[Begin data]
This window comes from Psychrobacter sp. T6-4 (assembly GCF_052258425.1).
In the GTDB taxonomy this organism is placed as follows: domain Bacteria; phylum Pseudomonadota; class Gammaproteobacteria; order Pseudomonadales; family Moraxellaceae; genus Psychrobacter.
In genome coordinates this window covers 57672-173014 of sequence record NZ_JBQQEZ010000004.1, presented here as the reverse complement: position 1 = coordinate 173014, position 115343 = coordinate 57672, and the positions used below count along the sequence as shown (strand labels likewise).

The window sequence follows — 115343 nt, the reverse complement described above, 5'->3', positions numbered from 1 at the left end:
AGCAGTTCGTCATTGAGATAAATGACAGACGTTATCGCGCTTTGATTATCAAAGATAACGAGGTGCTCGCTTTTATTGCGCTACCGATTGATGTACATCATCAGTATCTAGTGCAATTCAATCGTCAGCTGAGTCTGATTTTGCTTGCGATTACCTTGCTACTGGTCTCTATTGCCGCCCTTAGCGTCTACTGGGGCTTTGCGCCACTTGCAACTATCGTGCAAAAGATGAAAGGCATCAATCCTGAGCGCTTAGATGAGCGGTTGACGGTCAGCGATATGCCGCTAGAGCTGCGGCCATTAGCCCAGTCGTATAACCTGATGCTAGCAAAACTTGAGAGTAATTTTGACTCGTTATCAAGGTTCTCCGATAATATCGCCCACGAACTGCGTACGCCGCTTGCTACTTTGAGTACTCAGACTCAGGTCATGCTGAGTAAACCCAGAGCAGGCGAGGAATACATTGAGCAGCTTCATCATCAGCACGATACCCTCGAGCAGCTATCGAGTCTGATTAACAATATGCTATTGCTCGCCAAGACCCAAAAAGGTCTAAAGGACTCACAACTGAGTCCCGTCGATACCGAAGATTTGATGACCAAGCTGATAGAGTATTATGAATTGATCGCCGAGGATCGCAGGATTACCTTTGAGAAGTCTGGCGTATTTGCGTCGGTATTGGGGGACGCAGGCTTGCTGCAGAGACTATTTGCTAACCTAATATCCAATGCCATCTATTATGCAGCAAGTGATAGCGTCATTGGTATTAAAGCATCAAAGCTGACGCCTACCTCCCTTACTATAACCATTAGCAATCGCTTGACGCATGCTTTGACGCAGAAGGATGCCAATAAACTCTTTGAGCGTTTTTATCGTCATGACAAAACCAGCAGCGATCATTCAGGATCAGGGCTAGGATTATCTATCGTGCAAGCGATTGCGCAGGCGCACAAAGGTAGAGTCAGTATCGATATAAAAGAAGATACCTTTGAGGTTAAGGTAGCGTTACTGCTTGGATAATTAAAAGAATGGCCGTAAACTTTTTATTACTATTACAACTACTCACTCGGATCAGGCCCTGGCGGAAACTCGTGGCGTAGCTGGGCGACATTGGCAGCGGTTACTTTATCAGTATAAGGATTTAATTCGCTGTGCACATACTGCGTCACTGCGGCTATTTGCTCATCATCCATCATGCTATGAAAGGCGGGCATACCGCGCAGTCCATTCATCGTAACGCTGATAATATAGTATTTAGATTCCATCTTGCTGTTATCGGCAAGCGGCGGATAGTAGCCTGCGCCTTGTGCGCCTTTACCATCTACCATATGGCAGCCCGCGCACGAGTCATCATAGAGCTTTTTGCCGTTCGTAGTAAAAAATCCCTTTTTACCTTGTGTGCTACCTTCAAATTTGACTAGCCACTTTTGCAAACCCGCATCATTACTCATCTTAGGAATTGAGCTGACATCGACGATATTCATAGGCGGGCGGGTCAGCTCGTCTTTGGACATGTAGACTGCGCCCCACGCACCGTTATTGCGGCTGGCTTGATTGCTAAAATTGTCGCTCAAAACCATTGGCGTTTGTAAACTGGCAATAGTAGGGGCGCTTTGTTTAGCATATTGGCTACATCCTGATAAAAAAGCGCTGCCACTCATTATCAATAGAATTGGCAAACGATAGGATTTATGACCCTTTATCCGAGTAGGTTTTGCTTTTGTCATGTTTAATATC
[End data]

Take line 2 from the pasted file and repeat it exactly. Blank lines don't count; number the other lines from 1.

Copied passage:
In the GTDB taxonomy this organism is placed as follows: domain Bacteria; phylum Pseudomonadota; class Gammaproteobacteria; order Pseudomonadales; family Moraxellaceae; genus Psychrobacter.